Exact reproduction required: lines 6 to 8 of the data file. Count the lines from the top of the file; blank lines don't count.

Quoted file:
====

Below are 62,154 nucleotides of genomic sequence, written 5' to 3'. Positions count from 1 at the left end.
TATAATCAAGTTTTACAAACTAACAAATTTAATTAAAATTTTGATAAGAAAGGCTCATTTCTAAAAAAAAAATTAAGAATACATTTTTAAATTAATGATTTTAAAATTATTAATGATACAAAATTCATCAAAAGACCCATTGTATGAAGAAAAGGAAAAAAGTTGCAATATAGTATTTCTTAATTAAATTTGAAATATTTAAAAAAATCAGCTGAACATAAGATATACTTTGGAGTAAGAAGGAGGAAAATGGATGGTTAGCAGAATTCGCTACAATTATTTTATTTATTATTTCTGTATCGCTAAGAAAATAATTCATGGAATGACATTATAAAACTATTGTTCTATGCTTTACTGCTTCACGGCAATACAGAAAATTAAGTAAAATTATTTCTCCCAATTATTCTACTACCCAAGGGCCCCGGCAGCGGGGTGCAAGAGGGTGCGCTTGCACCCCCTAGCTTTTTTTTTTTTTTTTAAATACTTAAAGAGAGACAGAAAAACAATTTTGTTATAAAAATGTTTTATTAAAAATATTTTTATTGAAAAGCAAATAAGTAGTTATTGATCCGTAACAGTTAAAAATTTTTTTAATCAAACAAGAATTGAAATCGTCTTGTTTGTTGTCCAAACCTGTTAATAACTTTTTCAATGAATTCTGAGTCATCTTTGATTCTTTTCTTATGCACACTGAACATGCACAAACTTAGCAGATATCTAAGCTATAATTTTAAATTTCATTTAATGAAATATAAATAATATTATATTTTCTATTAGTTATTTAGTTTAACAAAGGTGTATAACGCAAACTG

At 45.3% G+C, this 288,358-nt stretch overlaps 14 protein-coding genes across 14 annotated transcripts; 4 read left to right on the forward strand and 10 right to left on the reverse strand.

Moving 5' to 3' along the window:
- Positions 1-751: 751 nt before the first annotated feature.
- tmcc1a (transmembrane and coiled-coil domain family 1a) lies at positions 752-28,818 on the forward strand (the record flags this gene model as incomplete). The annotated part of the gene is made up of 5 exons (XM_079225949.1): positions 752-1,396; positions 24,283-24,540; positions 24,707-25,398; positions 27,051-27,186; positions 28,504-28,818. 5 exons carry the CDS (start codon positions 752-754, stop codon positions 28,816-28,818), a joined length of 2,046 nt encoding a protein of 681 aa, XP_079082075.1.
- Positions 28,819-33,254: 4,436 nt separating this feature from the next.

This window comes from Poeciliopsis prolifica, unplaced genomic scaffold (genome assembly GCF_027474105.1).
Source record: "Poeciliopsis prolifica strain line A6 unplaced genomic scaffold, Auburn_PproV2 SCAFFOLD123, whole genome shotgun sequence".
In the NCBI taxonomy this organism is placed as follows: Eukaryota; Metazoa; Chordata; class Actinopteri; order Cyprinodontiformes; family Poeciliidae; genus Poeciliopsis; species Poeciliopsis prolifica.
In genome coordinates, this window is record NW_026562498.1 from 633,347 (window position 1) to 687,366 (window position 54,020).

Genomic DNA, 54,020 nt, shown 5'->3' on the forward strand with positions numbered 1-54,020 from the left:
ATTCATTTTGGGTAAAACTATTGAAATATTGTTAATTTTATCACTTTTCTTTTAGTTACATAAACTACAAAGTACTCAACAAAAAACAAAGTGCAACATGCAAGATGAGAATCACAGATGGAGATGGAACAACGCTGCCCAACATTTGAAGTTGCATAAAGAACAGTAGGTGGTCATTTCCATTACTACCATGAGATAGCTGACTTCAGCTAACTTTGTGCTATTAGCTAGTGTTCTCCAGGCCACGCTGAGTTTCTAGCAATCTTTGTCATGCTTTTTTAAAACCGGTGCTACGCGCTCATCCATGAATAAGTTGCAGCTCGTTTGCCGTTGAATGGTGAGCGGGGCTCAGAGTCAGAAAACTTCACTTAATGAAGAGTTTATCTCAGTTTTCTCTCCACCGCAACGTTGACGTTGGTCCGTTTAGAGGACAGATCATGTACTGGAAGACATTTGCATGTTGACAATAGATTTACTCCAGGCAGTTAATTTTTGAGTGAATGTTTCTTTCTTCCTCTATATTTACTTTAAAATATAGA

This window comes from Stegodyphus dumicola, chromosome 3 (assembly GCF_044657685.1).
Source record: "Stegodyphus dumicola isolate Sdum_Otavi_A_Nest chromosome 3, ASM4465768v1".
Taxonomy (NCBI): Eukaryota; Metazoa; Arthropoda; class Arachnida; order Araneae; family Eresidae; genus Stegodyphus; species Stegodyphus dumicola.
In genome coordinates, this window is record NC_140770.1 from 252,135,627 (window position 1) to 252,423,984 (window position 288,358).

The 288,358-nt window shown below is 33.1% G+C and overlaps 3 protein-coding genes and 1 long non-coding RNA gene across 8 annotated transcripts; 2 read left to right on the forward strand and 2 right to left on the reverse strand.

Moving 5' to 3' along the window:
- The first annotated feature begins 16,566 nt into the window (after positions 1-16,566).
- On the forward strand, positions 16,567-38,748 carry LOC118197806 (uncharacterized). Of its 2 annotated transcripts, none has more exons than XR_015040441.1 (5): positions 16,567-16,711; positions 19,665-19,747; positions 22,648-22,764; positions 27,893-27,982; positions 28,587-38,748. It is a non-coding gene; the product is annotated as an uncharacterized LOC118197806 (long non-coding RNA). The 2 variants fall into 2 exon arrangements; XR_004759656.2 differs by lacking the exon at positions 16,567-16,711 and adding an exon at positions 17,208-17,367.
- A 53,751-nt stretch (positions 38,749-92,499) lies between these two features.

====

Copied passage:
- tmcc1a (transmembrane and coiled-coil domain family 1a) lies at positions 752-28,818 on the forward strand (the record flags this gene model as incomplete). The annotated part of the gene is made up of 5 exons (XM_079225949.1): positions 752-1,396; positions 24,283-24,540; positions 24,707-25,398; positions 27,051-27,186; positions 28,504-28,818. 5 exons carry the CDS (start codon positions 752-754, stop codon positions 28,816-28,818), a joined length of 2,046 nt encoding a protein of 681 aa, XP_079082075.1.
- Positions 28,819-33,254: 4,436 nt separating this feature from the next.

This window comes from Poeciliopsis prolifica, unplaced genomic scaffold (genome assembly GCF_027474105.1).